For our in-depth look at what’s selling and what isn’t, the list of what isn’t is so long that we’ve again had to raise the bar to include only sales drops of 50% or greater, except in special circumstances. And as for what’s up, we’re staying with upticks of 10% or better, and filtering out increases that can be counted on one’s fingers.

WHAT’S DOWN [by 50% or worse]

The Hummer bummer continues.
H2 -66%
H3 -51%
GM probably wishes it had put this brand up for sale a year ago. Kind of like you wish you’d sold all the stocks and mutual funds in your retirement account a year ago.
Toyota FJ Cruiser -65%
Mercedes-Benz G-wagen -58%
As with the Hummers, these Tonka-like trucks have been forgotten, as buyers found something new to play with.

The SUV is no longer America’s family car.
Mercury Mountaineer -70%
Chevy Tahoe -52%
XL -54%
Chevy Equinox –57%
Pontiac Torrent -56%
SUVs as a whole were still down more than any other group. They just had more company this month.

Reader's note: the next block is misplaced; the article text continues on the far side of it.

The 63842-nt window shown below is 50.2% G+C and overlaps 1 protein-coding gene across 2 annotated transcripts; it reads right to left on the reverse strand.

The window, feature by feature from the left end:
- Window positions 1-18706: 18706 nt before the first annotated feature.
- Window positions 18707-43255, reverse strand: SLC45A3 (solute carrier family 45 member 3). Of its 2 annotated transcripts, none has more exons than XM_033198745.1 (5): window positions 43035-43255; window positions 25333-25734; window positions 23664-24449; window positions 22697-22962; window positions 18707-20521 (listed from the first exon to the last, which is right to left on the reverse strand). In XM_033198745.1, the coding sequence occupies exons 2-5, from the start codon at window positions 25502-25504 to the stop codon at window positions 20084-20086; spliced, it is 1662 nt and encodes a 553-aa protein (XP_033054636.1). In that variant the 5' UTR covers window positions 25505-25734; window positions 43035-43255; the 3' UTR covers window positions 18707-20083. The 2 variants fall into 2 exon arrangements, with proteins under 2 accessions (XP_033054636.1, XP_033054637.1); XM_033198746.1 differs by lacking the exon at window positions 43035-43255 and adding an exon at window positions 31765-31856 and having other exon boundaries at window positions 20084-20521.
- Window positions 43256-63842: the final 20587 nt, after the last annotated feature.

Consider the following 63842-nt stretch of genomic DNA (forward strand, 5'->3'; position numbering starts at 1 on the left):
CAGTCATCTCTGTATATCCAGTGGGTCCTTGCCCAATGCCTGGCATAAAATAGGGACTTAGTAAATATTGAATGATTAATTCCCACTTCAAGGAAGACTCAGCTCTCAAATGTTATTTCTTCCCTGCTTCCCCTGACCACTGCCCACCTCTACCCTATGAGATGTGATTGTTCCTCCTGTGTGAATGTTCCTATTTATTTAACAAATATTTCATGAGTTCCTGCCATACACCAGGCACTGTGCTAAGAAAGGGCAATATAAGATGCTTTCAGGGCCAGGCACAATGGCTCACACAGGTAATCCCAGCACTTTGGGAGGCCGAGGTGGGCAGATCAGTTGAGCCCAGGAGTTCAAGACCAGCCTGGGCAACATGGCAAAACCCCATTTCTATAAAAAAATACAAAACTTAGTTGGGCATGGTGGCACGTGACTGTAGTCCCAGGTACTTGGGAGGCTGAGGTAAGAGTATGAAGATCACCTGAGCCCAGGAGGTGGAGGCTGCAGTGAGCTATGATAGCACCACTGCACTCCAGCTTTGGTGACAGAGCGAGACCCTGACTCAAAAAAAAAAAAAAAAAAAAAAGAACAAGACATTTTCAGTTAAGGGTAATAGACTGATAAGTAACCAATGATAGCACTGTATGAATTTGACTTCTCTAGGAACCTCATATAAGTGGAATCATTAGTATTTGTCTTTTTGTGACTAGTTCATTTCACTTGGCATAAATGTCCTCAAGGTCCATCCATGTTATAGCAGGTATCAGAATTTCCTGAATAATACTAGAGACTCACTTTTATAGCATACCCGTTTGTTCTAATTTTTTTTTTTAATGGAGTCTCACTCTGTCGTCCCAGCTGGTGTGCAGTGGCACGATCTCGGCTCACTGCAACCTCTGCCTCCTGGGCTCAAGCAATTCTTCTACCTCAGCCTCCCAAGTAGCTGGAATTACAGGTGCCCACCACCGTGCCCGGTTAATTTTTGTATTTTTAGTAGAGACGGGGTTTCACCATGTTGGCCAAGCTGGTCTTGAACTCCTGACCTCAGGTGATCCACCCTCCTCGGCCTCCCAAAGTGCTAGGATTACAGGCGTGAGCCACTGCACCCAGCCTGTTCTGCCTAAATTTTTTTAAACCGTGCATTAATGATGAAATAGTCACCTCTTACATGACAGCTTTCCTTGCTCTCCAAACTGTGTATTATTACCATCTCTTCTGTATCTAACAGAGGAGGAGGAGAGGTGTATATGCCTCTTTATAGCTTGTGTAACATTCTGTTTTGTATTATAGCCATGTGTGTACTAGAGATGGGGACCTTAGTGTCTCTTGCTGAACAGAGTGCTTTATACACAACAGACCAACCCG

Two Jeeps too far.
Jeep Commander -65%
Performing yet another monthly sales swan dive are Jeep‘s most ill-advised brand extensions from the go-go years when Dieter Zetsche was head of Chrysler, before he decamped for Germany to head up Daimler.

A hot August makes for a cold September.
After an unnaturally fervid August – incentives, anyone? – these three Nissans collapsed in September.

Coupes falling out of fashion
BMW 6-series -64%
Mercedes-Benz CLK -51%

Suffering sports cars
-84% (and the Boxster and 911 just missed our cutoff)
Honda S2000 -59%

There is no room at the margins.
Suzuki XL7 -78%
Subaru Tribeca -52%
Mitsubishi Raider -88%
Mitsubishi Endeavor -71%
Mazda Tribute -74%
Hyundai Veracruz -50%
Volvo S40 -63%
Infiniti QX56 -61%
Chrysler Aspen -66%
Lexus SC430 -57%
Chevy Uplander -84%